Franz Liszt, a Hungarian pianist and composer, born at Raiding, near Oedenburg, Oct. 22, 1811. At six years of age he manifested so extraordinary an aptitude for music, that his father, himself a musician of some repute, thenceforth carefully instructed him on the pianoforte. In his ninth year he performed at a public concert in Presburg at which were present several wealthy Hungarian noblemen. The latter, astonished at young Liszt's talents, at once proposed to contribute to his musical education during the next six years. In accordance with this proposition Liszt was taken by his father to Vienna and put under the instruction of Karl Czerny and Salieri, with whom he remained about 18 months, after which he appeared in concerts in Vienna, Munich, and elsewhere, with great success. At Paris, where he arrived in 1823, he received the most flattering attentions. Although rejected as a pupil by the conservatory on account of his foreign birth, he was carefully instructed in counterpoint by Reicha, and not a day passed in which he did not give many hours of practice to the works of Bach and other eminent composers for the pianoforte. "When his education was considered finished, father and son made lucrative concert tours in the provinces and in England. Upon his return to Paris in 1825, Franz produced an opera in one act entitled Don Sanche, ou le chateau de l'amour, which only escaped condemnation on account of the youth of the composer.
In 1827 he lost his father, an event which made a deep impres-sion upon him, and under the influence of an unusually active imagination he surrendered himself to gloomy fancies and religious rhapsodies. An unhappy attachment to a woman of rank at the same time prompted him to retire from the world, and for several years he almost wholly relinquished his art. In this interval he embraced at different times the doctrines of the St. Simonians, the philosophy of Lamennais, and the vivid poetic fancies of Victor Hugo or George Sand. During the revolution of July, 1830, he composed a Symphonic revolutionaire, which was never published. The appearance of Paganini in Paris in 1831 roused him from this mood, and, full of the idea of becoming the Paganini of the pianoforte, he resumed his practice on that instrument. In 1835 he heard of the success of Thalberg in Paris, and, after an interval of eight years, suddenly made his reappearance there with an eclat which his long absence had in no respect diminished.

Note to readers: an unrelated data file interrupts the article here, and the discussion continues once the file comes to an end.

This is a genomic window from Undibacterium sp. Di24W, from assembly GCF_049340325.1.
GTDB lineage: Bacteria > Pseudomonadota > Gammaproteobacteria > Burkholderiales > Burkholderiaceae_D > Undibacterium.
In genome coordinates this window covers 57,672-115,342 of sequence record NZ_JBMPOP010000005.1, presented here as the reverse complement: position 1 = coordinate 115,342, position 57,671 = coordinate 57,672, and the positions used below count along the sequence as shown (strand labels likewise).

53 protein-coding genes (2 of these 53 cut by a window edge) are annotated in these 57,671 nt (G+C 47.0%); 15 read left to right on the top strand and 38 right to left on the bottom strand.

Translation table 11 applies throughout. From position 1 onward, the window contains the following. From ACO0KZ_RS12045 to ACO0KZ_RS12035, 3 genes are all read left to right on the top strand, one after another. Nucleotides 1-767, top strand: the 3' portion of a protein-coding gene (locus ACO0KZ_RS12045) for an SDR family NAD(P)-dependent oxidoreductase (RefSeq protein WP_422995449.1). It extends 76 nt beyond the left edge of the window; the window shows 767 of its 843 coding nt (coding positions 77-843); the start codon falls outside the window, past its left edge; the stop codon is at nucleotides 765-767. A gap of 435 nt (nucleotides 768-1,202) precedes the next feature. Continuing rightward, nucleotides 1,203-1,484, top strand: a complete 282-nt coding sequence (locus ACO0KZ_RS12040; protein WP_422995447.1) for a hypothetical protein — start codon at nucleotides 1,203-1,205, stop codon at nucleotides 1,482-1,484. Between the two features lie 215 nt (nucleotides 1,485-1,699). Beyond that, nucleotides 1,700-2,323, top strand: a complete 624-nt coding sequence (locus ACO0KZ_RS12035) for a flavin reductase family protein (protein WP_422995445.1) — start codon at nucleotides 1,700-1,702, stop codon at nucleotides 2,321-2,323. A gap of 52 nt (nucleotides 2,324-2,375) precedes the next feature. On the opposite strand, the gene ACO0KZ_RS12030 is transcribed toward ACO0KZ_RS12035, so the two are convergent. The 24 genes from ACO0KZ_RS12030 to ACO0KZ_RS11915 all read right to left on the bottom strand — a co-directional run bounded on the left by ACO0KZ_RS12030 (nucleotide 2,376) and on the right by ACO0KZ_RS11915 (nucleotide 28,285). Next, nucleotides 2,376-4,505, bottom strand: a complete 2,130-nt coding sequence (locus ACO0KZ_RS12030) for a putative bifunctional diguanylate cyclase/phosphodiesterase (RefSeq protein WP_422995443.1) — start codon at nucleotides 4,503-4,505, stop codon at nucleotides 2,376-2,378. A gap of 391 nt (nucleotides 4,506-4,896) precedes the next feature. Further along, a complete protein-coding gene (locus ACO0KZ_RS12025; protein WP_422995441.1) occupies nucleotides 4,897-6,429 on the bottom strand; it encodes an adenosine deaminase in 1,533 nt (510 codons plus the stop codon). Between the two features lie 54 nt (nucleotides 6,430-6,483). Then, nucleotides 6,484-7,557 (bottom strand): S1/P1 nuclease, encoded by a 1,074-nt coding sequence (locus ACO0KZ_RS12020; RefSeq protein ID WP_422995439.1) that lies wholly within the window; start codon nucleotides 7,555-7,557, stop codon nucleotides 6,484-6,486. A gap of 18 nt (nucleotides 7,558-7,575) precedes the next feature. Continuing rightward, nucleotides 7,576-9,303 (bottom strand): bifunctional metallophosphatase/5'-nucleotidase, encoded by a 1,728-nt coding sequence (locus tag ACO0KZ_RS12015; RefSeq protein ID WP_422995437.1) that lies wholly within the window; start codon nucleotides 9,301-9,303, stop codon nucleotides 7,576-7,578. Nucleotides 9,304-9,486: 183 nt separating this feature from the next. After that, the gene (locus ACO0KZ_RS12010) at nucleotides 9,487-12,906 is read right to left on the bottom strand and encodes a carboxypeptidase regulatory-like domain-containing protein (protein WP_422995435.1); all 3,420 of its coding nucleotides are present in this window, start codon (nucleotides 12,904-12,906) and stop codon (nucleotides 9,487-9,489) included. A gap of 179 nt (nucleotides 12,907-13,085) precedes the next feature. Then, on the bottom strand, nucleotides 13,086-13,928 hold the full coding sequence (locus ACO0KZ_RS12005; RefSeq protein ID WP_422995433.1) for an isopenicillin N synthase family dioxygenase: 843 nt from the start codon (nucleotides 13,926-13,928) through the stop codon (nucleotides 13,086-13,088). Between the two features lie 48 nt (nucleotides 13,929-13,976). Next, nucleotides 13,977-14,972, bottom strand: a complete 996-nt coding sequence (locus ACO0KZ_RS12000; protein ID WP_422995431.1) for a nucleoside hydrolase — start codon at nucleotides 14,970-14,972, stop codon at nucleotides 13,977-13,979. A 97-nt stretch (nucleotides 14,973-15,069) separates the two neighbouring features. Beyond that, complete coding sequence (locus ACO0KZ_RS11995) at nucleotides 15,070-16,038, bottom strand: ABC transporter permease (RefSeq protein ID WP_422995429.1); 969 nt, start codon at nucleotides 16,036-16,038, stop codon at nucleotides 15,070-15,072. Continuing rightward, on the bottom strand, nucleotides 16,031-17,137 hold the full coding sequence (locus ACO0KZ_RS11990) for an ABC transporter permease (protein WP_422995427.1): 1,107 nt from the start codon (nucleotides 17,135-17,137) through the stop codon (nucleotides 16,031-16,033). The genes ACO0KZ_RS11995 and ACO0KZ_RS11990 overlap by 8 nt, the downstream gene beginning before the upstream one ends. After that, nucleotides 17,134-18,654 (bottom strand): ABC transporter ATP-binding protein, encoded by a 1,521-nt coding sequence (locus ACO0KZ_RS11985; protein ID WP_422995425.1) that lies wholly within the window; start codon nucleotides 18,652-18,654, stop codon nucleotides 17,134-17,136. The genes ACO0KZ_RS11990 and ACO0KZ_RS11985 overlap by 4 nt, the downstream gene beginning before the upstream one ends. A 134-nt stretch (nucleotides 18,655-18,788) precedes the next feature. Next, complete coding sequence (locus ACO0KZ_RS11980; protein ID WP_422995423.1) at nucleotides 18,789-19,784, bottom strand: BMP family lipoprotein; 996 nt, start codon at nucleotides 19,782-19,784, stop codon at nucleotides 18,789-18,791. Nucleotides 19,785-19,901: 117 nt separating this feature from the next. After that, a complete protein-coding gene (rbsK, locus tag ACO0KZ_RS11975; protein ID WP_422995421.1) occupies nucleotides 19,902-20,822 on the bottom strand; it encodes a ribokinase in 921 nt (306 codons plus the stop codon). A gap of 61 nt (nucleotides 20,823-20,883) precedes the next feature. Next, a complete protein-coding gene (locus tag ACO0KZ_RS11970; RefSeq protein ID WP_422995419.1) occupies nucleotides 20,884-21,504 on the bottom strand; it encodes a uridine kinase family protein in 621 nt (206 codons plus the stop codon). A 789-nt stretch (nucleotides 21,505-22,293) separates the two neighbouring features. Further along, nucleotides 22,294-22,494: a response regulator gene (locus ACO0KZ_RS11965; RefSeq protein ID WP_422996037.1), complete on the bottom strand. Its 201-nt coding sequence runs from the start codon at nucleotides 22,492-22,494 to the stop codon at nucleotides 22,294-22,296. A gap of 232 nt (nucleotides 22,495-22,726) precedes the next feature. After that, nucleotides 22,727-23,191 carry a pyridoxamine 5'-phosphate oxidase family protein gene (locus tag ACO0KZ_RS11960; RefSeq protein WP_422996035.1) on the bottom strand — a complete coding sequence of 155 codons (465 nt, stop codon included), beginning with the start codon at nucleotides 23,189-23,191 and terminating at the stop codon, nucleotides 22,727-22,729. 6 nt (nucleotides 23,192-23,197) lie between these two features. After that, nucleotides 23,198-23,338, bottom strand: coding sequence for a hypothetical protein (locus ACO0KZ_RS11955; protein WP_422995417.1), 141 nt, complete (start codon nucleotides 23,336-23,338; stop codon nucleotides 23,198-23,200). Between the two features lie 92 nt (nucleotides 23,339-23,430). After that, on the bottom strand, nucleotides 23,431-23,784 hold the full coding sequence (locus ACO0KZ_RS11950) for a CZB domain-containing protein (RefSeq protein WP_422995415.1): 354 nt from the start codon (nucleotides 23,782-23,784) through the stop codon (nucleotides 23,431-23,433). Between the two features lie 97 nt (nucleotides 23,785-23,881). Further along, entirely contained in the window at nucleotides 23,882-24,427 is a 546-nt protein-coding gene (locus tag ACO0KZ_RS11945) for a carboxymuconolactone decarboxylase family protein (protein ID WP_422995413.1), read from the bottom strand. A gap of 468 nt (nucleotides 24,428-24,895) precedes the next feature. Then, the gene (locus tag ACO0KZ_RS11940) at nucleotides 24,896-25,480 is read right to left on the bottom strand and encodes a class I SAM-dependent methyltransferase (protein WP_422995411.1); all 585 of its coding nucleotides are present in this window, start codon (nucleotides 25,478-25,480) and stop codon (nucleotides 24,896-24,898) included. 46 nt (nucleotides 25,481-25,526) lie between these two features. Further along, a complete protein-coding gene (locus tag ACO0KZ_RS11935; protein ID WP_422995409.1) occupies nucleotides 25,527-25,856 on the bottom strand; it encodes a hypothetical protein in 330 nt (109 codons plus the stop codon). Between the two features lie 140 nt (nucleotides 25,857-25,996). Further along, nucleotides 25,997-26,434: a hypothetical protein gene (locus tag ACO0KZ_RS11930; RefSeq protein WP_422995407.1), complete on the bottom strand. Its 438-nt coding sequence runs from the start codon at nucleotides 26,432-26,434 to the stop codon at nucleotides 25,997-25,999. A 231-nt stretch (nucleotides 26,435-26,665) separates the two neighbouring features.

A contemporary critic, in enumerating the qualities which distinguished both pianists, observed: "Thalberg is the first, but Liszt is the only one." From Paris Liszt proceeded in 1837 to Italy, creating everywhere a sensation not less lively than that caused by Paganini. At Vienna he gave a series of concerts in aid of the sufferers by the great inundation of 1838 at Pesth; and at the solicitation of a deputation of Hungarian noblemen he subsequently visited the latter city, where he was received with extraordinary enthusiasm, and was presented by the inhabitants with a sword of honor and the rights of citizenship. In 1839 an effort was made to raise by subscription a sum sufficient to erect a monument to Beethoven in Bonn, his birthplace. At the end of six months only 600 francs had been subscribed, when Liszt contributed the whole amount (about 60,000 francs) necessary for the completion of the monument, and it was inaugurated in August, 1845. From 1838 to 1847 his career was a succession of triumphs. In the latter year he retired to a small village in Germany, with the intention of devoting himself to a higher order of composition than the fantasias and other pianoforte pieces which he had previously produced.